The following is a post from Megan Jones, an undergraduate from Temple University who is interning at Philadelphia Women’s Center
Since starting my internship at Philadelphia Women’s Center three weeks ago, I’ve learned a lot about abortion; the procedure itself, what to expect afterwards, and how to interact with women who are in the office to get an abortion procedure. But I’ve also learned the role that politics still plays in abortion rights not only in the United States, but all over the world. The 1973 Roe v. Wade landmark decision made abortion legal, but that does not necessarily mean abortion is more accessible, affordable or de-stigmatized as it was in 1973. In politics today, there are quite a few law makers who believe that abortion should not be legal, and many have been moving forward to pass a 20-week ban on abortion, like Republicans in Pennsylvania.
In order to educate and inform women about the importance abortion rights in politics, I’ve been registering people to vote. This is very exciting to me, as I have been following the 2016 Presidential Election very closely and voted in the Presidential Primaries last month. Not only is voting a privilege that not all people have, but it is also the first time I am eligible to vote, and I couldn’t be more ready. There have been more acceptance and positive political changes that have happened in recent years, like the legalization of same-sex marriage in 2015. I believe we are on the brink of political revolution, and as a young, first-time voter, it is thrilling to be a part of that.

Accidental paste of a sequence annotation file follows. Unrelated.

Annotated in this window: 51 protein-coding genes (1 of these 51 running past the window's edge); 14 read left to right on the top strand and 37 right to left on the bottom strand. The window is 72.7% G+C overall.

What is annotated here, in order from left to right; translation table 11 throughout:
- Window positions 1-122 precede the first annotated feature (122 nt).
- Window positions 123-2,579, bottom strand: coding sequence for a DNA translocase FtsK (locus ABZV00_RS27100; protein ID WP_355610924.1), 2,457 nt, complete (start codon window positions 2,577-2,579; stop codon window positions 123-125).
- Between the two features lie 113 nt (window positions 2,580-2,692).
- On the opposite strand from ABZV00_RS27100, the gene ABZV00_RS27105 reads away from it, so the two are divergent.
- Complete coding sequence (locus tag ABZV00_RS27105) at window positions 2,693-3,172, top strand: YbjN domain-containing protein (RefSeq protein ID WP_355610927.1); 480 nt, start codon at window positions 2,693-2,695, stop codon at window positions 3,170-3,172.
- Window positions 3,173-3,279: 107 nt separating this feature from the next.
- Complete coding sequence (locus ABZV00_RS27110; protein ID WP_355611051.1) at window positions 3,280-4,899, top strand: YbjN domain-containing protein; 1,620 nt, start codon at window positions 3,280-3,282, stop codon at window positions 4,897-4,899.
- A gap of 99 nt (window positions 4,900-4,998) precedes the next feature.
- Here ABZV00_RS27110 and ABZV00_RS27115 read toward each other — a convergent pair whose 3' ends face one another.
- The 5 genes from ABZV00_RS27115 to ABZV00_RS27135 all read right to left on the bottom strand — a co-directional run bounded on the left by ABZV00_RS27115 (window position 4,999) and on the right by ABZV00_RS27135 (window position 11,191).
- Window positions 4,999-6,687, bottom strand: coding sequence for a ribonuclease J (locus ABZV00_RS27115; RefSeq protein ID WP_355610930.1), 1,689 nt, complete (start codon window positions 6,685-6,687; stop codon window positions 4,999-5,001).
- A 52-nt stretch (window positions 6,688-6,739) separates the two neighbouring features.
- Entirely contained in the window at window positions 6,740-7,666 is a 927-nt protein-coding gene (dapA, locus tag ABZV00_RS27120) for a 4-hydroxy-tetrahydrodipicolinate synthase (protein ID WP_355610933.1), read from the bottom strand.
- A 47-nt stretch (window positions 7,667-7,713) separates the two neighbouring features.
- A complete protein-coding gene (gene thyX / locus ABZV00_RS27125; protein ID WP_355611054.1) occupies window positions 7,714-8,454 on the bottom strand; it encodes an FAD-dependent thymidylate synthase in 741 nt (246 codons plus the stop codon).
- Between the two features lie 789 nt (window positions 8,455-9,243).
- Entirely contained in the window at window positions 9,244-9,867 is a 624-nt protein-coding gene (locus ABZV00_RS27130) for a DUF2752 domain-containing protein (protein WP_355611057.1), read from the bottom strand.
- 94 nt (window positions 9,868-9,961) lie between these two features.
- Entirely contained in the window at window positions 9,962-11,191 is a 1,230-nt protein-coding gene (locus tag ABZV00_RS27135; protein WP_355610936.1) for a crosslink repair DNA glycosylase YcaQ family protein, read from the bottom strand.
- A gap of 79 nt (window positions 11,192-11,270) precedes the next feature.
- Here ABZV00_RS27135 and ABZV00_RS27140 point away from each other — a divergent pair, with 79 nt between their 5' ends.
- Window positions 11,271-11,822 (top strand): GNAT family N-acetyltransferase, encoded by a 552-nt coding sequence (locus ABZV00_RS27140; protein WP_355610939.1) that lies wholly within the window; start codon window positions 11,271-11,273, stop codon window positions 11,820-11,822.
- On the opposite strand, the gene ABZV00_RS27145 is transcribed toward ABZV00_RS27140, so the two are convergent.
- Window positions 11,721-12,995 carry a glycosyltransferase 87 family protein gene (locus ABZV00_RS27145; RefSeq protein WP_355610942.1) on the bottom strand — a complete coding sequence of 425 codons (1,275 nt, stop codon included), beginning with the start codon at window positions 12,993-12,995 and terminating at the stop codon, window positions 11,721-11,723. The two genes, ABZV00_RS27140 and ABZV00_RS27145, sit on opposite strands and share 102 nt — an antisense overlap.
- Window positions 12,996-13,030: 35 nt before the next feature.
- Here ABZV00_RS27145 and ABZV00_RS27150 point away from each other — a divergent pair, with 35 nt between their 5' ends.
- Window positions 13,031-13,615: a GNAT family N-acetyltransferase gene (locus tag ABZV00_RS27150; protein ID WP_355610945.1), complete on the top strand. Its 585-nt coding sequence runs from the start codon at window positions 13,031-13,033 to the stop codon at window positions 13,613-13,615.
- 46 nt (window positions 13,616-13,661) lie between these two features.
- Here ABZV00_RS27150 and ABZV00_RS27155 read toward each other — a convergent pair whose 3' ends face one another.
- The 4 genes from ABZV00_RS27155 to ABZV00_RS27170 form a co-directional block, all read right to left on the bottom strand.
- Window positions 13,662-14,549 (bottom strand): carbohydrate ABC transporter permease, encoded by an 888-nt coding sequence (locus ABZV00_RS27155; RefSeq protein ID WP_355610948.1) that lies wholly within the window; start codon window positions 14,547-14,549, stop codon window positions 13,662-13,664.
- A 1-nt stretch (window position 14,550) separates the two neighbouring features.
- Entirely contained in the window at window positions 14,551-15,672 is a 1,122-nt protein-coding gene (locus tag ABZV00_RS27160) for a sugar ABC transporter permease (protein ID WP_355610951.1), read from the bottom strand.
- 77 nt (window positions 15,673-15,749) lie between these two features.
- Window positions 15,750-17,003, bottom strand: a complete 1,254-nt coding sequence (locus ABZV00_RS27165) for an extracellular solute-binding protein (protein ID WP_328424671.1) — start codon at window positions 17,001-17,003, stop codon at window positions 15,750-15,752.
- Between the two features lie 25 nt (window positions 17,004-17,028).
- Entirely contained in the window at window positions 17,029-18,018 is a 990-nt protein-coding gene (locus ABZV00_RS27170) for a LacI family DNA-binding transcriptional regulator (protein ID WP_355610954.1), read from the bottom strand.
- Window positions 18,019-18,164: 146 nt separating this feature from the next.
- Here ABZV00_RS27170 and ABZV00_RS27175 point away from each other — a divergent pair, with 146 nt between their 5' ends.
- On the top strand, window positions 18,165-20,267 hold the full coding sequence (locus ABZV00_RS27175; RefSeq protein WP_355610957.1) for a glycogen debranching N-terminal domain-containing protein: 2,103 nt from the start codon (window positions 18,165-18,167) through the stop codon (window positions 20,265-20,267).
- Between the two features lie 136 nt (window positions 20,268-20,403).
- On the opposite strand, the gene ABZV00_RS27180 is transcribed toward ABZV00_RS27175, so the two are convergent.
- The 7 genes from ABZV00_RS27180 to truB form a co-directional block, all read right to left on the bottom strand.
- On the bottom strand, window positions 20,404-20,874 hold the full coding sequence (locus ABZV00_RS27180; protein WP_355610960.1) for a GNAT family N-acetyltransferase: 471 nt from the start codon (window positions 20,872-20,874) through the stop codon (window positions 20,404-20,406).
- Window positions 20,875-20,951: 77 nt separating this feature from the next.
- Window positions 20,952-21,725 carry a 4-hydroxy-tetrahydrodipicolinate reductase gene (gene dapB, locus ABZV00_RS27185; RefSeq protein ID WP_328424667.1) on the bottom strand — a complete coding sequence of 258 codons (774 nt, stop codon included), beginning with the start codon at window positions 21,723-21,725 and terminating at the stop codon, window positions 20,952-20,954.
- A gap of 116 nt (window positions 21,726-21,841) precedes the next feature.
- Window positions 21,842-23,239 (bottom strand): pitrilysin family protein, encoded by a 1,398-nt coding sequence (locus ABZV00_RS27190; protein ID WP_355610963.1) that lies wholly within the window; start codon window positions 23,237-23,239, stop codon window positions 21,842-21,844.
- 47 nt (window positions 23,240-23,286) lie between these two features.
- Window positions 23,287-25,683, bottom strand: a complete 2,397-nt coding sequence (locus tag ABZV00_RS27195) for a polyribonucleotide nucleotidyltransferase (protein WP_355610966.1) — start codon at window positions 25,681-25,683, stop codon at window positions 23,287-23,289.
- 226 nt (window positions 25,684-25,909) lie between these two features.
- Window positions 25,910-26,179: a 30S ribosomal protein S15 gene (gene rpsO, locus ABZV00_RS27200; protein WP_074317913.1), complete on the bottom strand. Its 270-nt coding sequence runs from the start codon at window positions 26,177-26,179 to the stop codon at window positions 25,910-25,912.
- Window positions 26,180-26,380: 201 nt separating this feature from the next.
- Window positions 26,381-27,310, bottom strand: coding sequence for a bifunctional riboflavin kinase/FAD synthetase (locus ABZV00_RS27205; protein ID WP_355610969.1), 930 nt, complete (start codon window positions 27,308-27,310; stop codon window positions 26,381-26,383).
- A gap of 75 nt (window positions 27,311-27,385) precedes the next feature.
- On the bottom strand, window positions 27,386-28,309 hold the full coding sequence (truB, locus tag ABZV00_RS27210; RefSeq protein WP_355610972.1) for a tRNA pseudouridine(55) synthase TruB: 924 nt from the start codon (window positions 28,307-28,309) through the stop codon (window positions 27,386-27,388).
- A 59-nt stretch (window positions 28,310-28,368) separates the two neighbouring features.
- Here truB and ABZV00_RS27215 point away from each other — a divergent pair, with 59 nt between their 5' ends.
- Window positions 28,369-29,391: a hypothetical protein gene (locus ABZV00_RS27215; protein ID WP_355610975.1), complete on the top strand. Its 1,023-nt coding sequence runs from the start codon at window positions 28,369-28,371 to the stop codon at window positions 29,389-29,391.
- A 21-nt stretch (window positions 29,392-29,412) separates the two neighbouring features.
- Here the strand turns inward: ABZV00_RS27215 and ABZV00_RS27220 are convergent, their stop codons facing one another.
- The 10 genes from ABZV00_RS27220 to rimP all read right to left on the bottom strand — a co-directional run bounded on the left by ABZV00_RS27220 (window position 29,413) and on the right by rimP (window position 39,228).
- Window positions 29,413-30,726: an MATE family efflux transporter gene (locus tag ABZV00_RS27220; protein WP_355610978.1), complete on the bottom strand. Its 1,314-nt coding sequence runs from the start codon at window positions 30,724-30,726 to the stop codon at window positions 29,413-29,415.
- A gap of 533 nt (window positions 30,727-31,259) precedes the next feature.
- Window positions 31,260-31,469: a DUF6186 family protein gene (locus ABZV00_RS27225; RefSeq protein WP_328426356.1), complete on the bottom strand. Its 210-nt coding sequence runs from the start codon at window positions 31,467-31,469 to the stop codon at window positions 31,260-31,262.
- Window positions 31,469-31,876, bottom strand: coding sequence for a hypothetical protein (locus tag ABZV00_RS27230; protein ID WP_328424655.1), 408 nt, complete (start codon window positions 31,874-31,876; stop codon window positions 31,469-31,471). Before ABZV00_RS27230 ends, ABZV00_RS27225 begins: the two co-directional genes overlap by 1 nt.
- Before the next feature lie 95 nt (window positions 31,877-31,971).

Working at Philadelphia Women’s Center has been extremely empowering. I am helping women choose what they want to do with their bodies and help them with making a decision that would impact that rest of their lives. I have seen all of the good that abortion does for women. Political involvement in women’s reproductive rights threatens to take away all of the positive work that places like Philadelphia Women’s Center do.
So how do we separate politics and abortion? The most important way is to be informed, and vote! Knowing your law maker’s and legislator’s stances on issues like women’s reproductive rights will help you cast your vote at the polls, and help keep abortion legal.
Not registered to vote? In a few simple steps, you can be!
1. To register to vote, go to our registration page here: Register to Vote!
2. To find your PA polling place, go to https://www.pavoterservices.state.pa.us/Pages/PollingPlaceInfo.aspx
3. To find out your politician’s stances on abortion rights, visit http://www.ladypartsjustice.com/ or http://www.ontheissues.org/
4. Important dates to remember: last day to register for the 2016 Election is 10/11/2016, Election Day is 11/8/2016